In vehicle suspension systems, the vibrations produced due to the road surface irregularities, acceleration, and deceleration are considered as energy losses. Researchers have processed and reused it as a new energy source for an energy efficiency and recovery system (e.g., a tuned vehicle damper (Alhumaid, Hess, and Guldiken, 2022; Xie et al., 2020; Pan et al., 2017) and piezoelectric energy harvester (PEH) (Elgamal, Elgamal, and Kouritem, 2024; Akbar et al., 2022; Azangbebil et al., 2019; Taghavifar and Rakheja, 2019; Zhao et al., 2019a; Chen et al., 2016; Hendrowati, Guntur, and Sutantra, 2012; Jeon et al., 2005)). With the piezoelectric transducer, an energy harvester with a specific application to a vehicle suspension system has attracted significant attention (Du et al., 2023; Ghormare, 2022; Sheng et al., 2022; Li et al., 2021; Darabseh et al., 2020; Morangueira and Pereira, 2020; Tavares and Ruderman, 2020; Wang et al., 2020; Lafarge et al., 2019; Shin et al., 2019; Kulkarni et al., 2018; Tao et al., 2017; Wei and Taghavifar, 2017; Zhao et al., 2019b). However, the generated electrical power is still in the mW order. Nowadays, there is an urgent need to enhance the electric power capacity of a PEH. To date, the existing literatures are very limited. A new class of PEH has been proposed, such as: a dual-mass piezoelectric bar harvester with a power up to 738 W (Viet et al., 2017), a two-DoF PEH with the power up to 40 W (Touairi and Mabrouki, 2021), a dual-mass suspension system vibration model with the power up to 102.24 W (Zhao et al., 2019a), and two-way linier beam movements with a power up to 133 µW (Tian et al., 2019). In order to maximize the power generating capacity order to the captured energy, researchers mostly focused on the location of the piezoelectric installation. Due to studies performed by Al-Yafeai, Darabseh, and Mourad (2020) placing a piezoelectric stack in series with a suspension spring system can result in a significant power output when compared to a conventional system (Al-Yafeai, Darabseh, and Mourad, 2020). According to Lafarge et al. (2015) installing piezoelectric material between two absorber surfaces produced more energy than placing it on the dampers surface (Lafarge et al., 2015).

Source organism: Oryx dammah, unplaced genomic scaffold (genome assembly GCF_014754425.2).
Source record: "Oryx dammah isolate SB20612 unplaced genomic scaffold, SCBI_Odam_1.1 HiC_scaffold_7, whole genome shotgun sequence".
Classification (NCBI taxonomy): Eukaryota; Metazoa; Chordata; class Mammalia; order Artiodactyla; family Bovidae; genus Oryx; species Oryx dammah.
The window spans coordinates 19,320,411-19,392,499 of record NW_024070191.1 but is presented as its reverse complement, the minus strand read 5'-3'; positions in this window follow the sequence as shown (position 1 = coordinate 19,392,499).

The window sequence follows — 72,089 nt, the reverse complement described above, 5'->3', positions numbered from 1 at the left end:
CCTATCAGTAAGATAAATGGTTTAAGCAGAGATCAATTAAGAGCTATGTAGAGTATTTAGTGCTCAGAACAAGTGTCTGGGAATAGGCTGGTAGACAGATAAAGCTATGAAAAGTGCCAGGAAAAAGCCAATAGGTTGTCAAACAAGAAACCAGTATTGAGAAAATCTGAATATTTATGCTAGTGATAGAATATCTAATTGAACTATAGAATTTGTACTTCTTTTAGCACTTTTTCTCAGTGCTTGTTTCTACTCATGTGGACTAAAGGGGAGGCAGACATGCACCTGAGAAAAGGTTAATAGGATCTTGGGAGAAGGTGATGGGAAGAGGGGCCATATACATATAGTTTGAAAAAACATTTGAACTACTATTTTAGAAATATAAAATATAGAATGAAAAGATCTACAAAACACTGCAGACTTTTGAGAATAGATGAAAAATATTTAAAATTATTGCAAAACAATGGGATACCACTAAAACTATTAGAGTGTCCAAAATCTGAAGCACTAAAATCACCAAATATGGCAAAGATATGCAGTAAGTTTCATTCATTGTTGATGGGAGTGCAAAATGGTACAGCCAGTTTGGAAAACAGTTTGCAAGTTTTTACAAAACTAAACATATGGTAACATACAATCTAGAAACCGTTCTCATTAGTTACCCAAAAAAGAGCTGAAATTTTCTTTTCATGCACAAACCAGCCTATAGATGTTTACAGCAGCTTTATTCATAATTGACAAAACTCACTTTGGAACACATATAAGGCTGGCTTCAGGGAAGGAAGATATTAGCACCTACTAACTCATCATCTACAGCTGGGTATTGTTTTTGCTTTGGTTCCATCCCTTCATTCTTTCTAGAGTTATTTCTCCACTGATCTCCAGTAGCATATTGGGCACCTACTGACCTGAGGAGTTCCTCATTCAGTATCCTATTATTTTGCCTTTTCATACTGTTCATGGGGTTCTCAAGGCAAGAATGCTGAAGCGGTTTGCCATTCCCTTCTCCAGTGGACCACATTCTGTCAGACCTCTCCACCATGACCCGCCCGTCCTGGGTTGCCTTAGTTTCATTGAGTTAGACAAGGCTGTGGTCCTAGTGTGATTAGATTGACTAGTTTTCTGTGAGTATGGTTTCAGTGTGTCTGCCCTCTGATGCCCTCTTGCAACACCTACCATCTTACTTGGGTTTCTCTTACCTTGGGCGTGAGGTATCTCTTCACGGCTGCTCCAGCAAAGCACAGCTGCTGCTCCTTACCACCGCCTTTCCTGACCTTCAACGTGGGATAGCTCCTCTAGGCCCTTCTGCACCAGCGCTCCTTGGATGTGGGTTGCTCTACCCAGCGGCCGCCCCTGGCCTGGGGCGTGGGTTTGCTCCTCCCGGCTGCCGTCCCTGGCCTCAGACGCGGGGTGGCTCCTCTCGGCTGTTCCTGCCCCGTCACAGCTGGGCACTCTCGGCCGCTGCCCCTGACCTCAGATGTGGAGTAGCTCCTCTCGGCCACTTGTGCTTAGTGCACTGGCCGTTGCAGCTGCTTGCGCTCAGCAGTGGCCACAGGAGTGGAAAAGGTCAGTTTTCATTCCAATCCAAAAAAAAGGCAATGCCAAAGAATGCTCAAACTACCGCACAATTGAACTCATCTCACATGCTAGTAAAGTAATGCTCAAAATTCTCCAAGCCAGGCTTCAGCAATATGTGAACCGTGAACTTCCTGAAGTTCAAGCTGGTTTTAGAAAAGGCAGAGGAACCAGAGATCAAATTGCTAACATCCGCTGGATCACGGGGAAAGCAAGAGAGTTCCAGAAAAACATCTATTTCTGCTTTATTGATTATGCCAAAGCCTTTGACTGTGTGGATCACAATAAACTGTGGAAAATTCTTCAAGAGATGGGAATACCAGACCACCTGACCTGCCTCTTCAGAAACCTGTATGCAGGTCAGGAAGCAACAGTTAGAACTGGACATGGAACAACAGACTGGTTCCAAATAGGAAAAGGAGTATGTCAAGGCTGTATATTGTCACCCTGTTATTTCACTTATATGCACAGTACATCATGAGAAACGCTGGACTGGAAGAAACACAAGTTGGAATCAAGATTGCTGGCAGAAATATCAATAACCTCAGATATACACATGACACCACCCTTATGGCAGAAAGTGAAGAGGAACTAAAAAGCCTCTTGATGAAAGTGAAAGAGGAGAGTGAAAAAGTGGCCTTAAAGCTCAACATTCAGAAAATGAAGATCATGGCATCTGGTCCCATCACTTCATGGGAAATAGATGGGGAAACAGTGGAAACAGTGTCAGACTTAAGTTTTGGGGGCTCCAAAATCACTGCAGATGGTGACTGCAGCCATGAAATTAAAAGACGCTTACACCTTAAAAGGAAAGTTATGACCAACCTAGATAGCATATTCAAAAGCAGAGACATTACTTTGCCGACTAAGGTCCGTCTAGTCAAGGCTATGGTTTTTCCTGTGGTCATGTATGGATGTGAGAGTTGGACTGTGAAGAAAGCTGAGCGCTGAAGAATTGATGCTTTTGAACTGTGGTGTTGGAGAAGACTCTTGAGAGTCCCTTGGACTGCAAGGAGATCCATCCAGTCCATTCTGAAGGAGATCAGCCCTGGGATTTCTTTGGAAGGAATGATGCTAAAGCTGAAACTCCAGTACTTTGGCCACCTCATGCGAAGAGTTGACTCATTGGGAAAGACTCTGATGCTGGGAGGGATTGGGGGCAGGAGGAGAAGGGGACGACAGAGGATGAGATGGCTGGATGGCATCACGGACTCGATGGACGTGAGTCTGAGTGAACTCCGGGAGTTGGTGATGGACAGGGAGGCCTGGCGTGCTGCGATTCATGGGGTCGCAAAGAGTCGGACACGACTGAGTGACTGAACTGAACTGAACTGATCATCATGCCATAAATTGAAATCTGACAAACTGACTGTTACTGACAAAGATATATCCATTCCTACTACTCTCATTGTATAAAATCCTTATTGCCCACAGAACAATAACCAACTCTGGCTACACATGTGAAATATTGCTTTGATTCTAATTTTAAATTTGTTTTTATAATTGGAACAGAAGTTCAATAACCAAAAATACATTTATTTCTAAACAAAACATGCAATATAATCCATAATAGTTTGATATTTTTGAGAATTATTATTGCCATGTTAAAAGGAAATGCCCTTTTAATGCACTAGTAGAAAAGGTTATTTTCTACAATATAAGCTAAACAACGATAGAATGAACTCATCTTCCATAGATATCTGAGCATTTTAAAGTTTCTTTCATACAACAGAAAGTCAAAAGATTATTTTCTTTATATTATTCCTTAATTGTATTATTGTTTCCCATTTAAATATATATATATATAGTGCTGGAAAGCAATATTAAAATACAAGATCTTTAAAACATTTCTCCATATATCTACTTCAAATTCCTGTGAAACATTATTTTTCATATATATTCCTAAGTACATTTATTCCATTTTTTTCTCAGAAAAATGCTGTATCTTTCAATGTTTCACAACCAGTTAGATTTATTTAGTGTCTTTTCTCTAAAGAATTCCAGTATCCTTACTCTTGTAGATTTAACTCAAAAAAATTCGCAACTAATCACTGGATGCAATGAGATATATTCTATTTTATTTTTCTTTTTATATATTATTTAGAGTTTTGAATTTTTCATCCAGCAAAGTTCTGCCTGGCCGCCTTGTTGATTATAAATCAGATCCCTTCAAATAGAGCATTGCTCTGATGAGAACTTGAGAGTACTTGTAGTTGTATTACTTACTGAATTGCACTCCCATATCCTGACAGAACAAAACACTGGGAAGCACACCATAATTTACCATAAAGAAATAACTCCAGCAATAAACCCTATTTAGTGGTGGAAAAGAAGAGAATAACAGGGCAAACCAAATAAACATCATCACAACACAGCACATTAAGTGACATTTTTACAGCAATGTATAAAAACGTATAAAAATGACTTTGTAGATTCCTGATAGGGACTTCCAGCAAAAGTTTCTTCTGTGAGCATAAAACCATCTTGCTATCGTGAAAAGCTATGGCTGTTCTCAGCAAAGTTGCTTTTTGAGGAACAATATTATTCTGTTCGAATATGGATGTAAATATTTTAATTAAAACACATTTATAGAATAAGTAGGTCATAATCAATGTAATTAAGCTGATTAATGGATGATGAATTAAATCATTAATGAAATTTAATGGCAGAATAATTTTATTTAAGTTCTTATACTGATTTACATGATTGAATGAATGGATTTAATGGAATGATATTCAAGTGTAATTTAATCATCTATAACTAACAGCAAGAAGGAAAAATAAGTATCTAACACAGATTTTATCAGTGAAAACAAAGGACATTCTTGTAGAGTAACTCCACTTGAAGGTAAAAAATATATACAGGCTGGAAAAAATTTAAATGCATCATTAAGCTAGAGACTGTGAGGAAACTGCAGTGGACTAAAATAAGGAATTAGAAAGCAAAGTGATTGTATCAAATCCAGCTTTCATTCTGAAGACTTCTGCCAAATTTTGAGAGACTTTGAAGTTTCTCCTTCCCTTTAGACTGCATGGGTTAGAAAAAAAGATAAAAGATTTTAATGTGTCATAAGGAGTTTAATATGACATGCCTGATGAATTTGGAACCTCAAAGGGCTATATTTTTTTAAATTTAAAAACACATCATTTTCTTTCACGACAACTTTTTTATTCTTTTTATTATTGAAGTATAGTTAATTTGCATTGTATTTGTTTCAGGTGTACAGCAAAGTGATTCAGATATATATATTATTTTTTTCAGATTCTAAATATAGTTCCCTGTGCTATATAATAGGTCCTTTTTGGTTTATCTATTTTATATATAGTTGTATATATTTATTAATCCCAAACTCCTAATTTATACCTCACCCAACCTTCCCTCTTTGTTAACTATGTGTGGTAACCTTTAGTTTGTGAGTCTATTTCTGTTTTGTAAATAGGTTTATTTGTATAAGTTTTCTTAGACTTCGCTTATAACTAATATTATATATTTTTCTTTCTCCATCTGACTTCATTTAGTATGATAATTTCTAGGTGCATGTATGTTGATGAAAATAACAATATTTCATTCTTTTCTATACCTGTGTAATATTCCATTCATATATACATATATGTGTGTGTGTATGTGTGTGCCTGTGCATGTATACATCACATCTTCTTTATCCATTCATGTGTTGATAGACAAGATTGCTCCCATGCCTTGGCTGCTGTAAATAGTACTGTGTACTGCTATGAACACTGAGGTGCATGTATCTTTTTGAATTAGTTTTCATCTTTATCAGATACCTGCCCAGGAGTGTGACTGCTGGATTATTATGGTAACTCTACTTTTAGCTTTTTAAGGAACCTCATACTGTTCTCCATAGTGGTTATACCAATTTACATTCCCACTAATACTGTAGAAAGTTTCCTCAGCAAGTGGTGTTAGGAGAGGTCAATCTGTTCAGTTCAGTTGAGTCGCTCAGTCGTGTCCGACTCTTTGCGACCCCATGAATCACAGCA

This paper enhances the aforementioned research works with the following  contributions: (i) a novel design of PEH for a vehicle suspension system is presented, utilizing a pressurized liquid cylinder-piston mechanism to deform the piezoelectric material and generate electricity, (ii) a novel additional mechanism of a piezoelectric protector is proposed to avoid damage due to excessive unidirectional compressive force as a result of an unpredictable uneven road, (iii) the dynamic model of the PEH mounted on a vehicle is improved by transitioning from a mobile quarter-car model to a mobile half-car planar model that considers both the passenger and driver and moves on uniform bridges for more realistic performance (iv) performance of the proposed PEH for energy harvesting using a piezoelectric bar from PZT material is evaluated using intensive numerical simulations, and parametric study [is performed as well to support the results. The paper is organized as follows. Section 2 presents the design concept and system modeling. Section 3 provides results and discussion. Finally, conclusions are in Section 4.